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With New Show, Leno Stays At NBC


This morning, NBC announced a huge change for its prime time lineup in the fall. Jay Leno will host a show five nights a week at 10 p.m. He's been said to retire this year from "The Tonight Show" for quite some time. Now, as NPR's Kim Masters reports, NBC is making a big gamble because it's in deep trouble in the prime time ratings.

KIM MASTERS: Jay Leno has used his monologue to joke about the troubles at his network.

Mr. JAY LENO (Host, "The Tonight Show with Jay Leno"): The government has set a precedent, that if you're a large corporation losing money, you know, due to lack in creativity and poor decisions, well, the government will just send you a check. Yeah. So, good news for NBC. We're getting a check! Yeah!

MASTERS: But it may be Leno who rides to NBC's rescue, and he could be helping the network cope with dismal ratings for five prime time hours a week. At a press conference this morning, network co-chairman Mark Graboff was clearly pleased.

Mr. MARK GRABOFF (Network Co-Chairman, NBC): The planets aligned perfectly. This is the right show at the right time with exactly the right person. And we're just thrilled to announce that Jay is staying with NBC and is going to be in our family for a long time to come.

MASTERS: Leno seemed happy, too, and said the new show will feature a lot of material that sounds a lot like the Tonight Show.

Mr. LENO: Obviously, people like the monologue, that seems to work, the drop-ins, the news, topical stuff. I'll probably take headlines, people like that, man on the street stuff. It won't be exactly the same, but those elements will remain.

MASTERS: Five years ago, NBC decided to push Leno into retirement in May 2009 and hand over "The Tonight Show" to Conan O'Brien. The network has been trying to figure out a way to keep Leno ever since.

Most observers were convinced Leno would set up a competing show at ABC at 11:30, but NBC's desperation created an opportunity. The network's prime time schedule this fall has been a litany of failure, including the expensive drama, "My Own Worst Enemy" which was canceled after four airings.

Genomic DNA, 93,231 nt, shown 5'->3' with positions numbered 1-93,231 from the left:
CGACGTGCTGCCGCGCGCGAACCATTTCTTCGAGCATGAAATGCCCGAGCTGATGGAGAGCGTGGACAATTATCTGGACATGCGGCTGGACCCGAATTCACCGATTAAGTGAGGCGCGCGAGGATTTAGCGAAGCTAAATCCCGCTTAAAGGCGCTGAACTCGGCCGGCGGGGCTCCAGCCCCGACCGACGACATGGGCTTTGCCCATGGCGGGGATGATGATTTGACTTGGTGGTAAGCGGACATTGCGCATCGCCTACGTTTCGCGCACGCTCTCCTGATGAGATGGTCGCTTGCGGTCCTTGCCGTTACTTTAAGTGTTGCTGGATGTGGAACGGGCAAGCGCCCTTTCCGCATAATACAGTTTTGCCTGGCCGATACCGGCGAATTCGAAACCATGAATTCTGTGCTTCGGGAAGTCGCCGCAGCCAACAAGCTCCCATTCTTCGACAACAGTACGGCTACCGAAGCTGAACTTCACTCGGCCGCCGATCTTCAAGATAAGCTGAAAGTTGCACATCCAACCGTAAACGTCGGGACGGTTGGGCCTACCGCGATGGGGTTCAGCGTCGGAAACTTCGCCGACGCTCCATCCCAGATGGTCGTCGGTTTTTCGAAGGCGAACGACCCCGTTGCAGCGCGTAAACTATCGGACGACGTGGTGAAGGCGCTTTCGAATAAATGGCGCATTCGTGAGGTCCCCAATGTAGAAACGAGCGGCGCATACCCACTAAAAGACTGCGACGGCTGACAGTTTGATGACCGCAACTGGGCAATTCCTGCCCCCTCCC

Mr. FRED SILVERMAN (Former Television Executive): They have a horrendous problem in prime time.

MASTERS: Fred Silverman is a television legend who has been a top executive at CBS, ABC and NBC.

Mr. SILVERMAN: And in one fell swoop, they programmed 10 o'clock, and I think they'll get very good ratings at probably a third of what it costs to put expensive scripted programming in there.

MASTERS: Silverman says Leno's audience will gladly follow him to the 10 o'clock time slot, and he'll attract new viewers as well. But long-time industry analyst Larry Gerbrandt says there's a risk. He remembers when ABC programmed its giant hit, "Who Wants To Be A Millionaire," five nights a week. It worked for a brief time before it failed, leaving a gaping hole in ABC's prime time. And that could happen to NBC with Leno.

Mr. LARRY GERBRANDT (Founder, Media Valuation Partners): If it works, it's brilliant. If it doesn't, they could be left with a bigger problem than they have now.

MASTERS: In the late-night competition, many in the industry feel that the biggest loser is Conan O'Brien. Leno will have the first crack at the best guests and first crack at the topical humor of the day. But looking at the television landscape more broadly, Fred Silverman finds it a bit sad that a major broadcaster like NBC isn't even going to try to come up with dramas for a big chunk of prime time. To him, this is part of a decline that will transform the television landscape.

Mr. SILVERMAN: You can see a world where, in five years, there'll be one or two broadcast networks.

MASTERS: The experiment with Leno could determine whether NBC will be one of the survivors. Kim Masters, NPR News. Transcript provided by NPR, Copyright NPR.

Kim Masters
Kim Masters covers the business of entertainment for NPR News. Her reports can be heard on NPR's award-winning Morning Edition, All Things Considered, and Weekend Edition. She joined NPR in 2003.